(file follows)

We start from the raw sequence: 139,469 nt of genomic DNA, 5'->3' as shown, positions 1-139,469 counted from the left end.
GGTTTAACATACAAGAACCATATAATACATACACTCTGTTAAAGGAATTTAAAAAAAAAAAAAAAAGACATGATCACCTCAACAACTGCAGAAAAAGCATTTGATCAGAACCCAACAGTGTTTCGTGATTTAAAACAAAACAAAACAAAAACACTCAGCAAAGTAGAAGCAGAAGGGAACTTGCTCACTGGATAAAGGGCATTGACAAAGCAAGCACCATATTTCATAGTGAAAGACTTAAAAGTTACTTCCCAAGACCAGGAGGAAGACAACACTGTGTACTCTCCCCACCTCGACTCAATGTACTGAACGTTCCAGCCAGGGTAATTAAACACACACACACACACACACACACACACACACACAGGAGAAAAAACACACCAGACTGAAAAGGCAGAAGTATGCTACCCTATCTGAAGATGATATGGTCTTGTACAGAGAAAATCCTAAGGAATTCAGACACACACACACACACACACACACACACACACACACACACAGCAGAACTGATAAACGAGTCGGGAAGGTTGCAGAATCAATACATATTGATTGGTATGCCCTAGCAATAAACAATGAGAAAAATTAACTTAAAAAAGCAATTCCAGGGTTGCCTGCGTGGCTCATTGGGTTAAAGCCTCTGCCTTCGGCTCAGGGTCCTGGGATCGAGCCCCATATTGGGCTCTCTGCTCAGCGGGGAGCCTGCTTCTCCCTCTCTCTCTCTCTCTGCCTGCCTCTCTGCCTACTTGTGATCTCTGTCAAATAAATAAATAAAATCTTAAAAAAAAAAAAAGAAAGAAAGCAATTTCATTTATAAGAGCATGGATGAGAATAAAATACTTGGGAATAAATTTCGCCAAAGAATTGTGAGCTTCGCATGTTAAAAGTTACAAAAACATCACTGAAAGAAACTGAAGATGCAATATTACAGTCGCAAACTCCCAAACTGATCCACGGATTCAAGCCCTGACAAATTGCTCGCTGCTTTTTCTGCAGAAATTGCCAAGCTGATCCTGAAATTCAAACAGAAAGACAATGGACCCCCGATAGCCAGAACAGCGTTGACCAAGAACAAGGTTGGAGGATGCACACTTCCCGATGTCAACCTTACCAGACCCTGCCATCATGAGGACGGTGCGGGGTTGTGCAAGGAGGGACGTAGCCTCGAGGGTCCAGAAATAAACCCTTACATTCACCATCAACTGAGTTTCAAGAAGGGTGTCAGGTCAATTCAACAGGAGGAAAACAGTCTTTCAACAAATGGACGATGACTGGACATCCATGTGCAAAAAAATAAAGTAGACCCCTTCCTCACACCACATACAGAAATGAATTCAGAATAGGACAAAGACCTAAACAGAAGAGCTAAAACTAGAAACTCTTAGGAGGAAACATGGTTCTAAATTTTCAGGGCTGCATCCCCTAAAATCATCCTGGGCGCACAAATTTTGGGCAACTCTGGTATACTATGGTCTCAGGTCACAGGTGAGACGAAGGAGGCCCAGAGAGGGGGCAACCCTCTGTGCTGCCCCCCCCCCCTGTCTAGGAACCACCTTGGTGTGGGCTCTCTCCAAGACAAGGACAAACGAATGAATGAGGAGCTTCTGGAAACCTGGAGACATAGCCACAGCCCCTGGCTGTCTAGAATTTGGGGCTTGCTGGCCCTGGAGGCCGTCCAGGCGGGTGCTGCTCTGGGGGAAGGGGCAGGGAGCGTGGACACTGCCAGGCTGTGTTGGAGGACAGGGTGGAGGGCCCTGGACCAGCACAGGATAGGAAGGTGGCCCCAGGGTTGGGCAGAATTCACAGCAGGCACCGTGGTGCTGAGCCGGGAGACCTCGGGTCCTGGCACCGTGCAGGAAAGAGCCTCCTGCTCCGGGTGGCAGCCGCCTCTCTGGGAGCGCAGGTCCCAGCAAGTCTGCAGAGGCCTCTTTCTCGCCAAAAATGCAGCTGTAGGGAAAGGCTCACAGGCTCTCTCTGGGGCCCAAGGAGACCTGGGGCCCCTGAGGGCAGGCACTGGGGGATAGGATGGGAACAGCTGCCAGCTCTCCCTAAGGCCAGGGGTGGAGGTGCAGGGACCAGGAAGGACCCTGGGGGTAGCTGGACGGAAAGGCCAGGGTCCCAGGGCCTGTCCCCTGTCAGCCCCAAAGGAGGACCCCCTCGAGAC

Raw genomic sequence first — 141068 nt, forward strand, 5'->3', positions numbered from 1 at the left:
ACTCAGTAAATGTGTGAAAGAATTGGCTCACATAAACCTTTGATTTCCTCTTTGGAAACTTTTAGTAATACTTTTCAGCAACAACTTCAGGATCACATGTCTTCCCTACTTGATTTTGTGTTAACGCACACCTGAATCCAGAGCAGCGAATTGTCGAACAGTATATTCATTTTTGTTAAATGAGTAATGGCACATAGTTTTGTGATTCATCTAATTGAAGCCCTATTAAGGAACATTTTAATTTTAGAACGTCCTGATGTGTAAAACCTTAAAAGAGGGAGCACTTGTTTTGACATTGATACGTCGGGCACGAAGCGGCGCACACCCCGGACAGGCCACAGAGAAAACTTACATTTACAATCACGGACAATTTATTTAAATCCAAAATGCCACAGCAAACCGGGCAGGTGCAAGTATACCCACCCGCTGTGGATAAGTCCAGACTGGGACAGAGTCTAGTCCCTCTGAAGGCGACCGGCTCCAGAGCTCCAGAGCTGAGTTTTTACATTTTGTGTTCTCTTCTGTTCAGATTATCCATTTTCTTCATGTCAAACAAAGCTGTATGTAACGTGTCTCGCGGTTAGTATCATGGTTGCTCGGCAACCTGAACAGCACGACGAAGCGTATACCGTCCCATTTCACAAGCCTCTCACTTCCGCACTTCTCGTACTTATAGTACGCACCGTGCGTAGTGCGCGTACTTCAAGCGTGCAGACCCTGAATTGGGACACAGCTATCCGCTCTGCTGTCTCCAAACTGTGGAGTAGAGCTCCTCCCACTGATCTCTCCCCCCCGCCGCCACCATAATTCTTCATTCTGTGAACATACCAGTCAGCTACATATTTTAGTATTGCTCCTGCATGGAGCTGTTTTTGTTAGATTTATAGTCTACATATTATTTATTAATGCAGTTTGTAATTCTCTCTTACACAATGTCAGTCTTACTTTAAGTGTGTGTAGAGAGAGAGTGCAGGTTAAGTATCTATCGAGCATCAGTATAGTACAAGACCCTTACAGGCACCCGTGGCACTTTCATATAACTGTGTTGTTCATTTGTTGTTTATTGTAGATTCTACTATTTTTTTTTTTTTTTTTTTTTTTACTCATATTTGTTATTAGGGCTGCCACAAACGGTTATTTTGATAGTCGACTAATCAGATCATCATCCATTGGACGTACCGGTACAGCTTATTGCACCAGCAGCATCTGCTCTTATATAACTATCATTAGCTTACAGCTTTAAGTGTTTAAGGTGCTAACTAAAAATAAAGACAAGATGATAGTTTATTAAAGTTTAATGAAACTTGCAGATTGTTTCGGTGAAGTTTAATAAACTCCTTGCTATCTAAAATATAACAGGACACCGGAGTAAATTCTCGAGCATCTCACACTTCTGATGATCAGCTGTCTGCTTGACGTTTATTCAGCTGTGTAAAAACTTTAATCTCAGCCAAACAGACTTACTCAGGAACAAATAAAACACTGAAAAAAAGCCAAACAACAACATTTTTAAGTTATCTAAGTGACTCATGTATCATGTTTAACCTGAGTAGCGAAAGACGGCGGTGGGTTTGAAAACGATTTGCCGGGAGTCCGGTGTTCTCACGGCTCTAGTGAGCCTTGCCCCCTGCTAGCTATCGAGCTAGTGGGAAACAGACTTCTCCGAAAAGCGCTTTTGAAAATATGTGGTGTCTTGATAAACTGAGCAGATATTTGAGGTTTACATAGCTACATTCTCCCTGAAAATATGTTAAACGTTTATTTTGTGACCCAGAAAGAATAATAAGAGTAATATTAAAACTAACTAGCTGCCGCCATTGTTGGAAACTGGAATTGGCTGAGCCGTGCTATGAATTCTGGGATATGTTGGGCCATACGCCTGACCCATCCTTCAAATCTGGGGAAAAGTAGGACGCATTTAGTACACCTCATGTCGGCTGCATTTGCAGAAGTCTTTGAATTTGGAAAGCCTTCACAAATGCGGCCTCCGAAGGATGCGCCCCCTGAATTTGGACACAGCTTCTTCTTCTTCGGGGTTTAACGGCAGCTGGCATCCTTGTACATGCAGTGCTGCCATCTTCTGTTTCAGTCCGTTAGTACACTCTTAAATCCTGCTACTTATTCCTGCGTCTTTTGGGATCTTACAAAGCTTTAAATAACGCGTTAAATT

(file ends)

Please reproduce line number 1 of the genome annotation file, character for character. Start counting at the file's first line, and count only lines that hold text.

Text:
We start from the raw sequence: 139,469 nt of genomic DNA, 5'->3' as shown, positions 1-139,469 counted from the left end.